Best Comics of 2016 is just that, our list of books, within each genre of storytelling, that stood out amongst all the others this year.
Continuing our trek through our year of comics, we come now to a genre near and dear to me: western. Frankly, there aren’t a lot of western comics. I’ve talked, to some extent as to why I believe this genre isn’t very popular amongst creators, but the basic idea is that it’s one of the toughest genres to convey in comic form. There are a great many things that comics do that other forms of entertainment cannot, but there are also many things this medium struggles with. Westerns require a certain feel and tone that’s often created through motion and sound…which in case you’re not paying attention, comic have neither. With all of that said, there are a couple comics this year that nailed this genre, and absolutely demolished the idea that western comics can’t be great.
Written By: Bo Hampton
Art By: Bo Hampton
First Issue Published: March 16, 2016 by IDW Publishing
When I first read 3 Devils I was blow away. I had my preconceived ideas about westerns not working in comics, but within the first few pages of 3 Devils I knew this was different. Bo Hampton manages to capture that dirty, earthy tone and feel that westerns need. The reader needs to be able to sense all the sounds of the genre, from the clicks of a gun hammer, to the creaking floor boards of a tavern. They need to capture the grimy feel that most western antagonists have, and frankly, doing so is near impossible. Yet, Bo Hampton absolutely accomplished this within this series.
The story follows a young girl whose family encounters a, not so nice, man named White Man. Now, while that name sounds rather…lets call it…generalized, it turns out it’s more of a reference to the fact that White Man is a vampire. Yes, you read that correctly, and it is that very inclusion that elevated this book to greatness. Not only does this book wonderfully capture the essence and feel of a great western, it also adds in a full roster of fantastical monsters. With all of that lined up, we follow our young girl as she grows up and becomes a total bad ass whose sole purpose in life has become to hunt down, and murder, White Man. Along the way, she meets a werewolf and basically a zombie/frankenstein monster who join in on her quest. This series is a wild ride, with awesome characters, wonderful art, and a story that was absolutely fun to read.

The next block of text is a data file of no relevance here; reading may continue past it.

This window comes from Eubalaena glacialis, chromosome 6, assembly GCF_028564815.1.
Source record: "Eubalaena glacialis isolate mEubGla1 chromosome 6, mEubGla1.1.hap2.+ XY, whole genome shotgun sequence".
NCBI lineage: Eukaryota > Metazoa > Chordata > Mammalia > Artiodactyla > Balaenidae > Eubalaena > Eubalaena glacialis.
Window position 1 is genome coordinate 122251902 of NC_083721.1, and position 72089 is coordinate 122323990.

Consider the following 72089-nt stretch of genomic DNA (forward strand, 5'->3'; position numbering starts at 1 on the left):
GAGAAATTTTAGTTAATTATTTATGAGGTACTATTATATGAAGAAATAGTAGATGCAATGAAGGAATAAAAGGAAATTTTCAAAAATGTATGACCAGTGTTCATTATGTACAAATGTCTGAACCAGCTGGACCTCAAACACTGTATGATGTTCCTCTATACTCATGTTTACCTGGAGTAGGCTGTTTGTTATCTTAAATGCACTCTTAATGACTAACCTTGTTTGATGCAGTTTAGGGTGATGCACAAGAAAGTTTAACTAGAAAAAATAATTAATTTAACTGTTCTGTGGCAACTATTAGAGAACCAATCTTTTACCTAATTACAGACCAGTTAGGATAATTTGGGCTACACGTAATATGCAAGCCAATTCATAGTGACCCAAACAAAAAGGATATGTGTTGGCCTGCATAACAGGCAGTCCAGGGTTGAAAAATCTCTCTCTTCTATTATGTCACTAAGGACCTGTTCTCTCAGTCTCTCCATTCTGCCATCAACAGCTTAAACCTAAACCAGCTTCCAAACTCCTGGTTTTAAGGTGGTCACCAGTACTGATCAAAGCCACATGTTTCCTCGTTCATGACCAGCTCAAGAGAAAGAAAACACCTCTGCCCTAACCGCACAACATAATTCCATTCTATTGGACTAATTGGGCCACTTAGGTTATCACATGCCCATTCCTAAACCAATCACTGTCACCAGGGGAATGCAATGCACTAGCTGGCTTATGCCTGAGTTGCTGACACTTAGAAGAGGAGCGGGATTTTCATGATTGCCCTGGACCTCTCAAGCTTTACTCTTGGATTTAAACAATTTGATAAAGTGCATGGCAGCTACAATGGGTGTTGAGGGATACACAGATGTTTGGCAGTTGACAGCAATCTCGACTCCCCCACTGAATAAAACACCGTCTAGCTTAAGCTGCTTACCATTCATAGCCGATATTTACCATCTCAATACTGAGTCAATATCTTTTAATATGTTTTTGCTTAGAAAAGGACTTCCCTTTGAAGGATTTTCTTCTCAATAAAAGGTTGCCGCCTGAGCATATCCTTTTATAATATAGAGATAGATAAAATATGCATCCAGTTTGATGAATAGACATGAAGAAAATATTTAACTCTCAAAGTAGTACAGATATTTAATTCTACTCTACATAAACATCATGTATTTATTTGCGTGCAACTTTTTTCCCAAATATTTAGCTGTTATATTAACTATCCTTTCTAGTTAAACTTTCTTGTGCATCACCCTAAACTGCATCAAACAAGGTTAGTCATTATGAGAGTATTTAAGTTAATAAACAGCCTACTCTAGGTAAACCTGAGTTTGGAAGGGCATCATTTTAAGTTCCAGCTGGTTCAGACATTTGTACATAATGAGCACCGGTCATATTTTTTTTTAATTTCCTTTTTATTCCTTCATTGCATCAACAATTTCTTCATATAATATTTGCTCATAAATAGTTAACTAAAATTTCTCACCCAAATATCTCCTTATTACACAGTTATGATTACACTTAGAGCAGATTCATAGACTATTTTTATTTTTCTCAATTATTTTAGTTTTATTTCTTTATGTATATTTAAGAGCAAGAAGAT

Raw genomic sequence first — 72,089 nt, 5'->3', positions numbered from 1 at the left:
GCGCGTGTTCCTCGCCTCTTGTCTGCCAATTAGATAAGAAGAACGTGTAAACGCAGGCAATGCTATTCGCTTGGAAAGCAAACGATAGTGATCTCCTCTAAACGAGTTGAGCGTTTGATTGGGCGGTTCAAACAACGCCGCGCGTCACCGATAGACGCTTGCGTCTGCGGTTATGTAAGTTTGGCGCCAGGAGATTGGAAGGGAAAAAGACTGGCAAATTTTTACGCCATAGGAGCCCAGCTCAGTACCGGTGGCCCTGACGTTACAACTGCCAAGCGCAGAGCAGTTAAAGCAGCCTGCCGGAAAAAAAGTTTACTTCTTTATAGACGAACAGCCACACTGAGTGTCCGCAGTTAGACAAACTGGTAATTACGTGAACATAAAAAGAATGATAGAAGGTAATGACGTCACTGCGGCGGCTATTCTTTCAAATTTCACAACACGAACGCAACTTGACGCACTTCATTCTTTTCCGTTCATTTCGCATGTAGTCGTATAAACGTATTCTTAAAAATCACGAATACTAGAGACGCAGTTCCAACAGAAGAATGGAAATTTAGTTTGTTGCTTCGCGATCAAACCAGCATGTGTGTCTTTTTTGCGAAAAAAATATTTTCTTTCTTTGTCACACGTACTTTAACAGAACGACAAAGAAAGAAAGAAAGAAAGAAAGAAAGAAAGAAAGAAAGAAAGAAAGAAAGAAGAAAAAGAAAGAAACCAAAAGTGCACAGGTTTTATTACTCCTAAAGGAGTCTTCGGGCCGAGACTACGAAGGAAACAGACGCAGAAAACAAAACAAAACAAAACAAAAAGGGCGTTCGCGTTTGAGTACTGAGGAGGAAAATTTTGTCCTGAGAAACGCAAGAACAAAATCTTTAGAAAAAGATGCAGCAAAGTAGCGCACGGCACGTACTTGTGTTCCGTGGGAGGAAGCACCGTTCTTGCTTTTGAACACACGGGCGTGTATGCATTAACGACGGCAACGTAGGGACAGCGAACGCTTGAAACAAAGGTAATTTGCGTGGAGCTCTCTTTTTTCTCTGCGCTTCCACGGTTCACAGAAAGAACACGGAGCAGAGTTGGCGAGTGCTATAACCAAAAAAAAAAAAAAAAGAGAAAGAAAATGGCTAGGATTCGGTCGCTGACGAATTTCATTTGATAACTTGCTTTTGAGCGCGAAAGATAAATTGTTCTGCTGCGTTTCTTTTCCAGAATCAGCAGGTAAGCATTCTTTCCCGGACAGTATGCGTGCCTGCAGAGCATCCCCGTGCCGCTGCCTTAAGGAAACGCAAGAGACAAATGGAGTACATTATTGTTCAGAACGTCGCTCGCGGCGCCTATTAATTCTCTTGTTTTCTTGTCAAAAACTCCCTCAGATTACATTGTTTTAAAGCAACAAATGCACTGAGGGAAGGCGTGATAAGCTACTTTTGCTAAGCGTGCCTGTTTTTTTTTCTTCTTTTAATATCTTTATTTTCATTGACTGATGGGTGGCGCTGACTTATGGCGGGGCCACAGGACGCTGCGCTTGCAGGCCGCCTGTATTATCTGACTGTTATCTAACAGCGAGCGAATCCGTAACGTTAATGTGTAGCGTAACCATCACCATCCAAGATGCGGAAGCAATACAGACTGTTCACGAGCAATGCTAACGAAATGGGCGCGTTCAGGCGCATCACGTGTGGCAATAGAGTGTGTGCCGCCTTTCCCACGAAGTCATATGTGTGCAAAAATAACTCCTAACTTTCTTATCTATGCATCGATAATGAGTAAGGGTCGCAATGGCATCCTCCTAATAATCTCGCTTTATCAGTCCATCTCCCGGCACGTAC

Written By: Greg Pak
Art By: Mirko Colak
First Issue Published: August 24, 2016 by Dark Horse Comics
Well folks, I’m going to start this off with a definitive statement: you NEED to read this series. I don’t even care if you like westerns or not, heck, you might think westerns are the dumbest thing on the planet, my statement stands. Kingsway West is everything a comic needs to be, set in one of the toughest genres possible (at least for comics), wrapped around an idea that is so clever, and adds so much intrigue that anyone can enjoy this book. Also, because I haven’t mentioned it yet, not only is this set in the western genre….there’s magic as well. MAGIC! You know, magic, like if Harry Potter and Jesse James had a kid, and that kid was a comic book, this would be it.
Kingsway West follows Kingsway Law (yes that’s the main character’s name) who is one tough dude. He basically spends thirteen years in a war, wherein he is known as a monster because of how vicious, ruthless, and unstoppable he was. Then, after this war, he’s done. The monster of the war is tired. He doesn’t want death, doesn’t want war, but instead he wants a peaceful life wherein his “skills” can die off. Well, Kingsway doesn’t get his way, because his wife goes missing and a lady with a magical sword brings all sorts of nonsense to Kingway’s feet. This poor guy just wants to chill, but life isn’t about that, so Kingsway is forced, literally forced to whip out the ole bullet slingers and start ripping through the West once more.
As I said, this book is simply amazing, and not just because it does western so well, it’s just an amazing story. The characters are wonderful, and dynamic, the conflict that brings Kingsway back into the life of murdering…well…everything in his way is clever, and yet you never lose the sense that he hates what he’s doing. The fantasy elements in this series add to the depth, and never feel like crammed in for no reason. Pak builds a world wherein all of this just fits together and Colak delivers some of the best art I’ve seen this year. Do yourself a favor and read this…DO IT!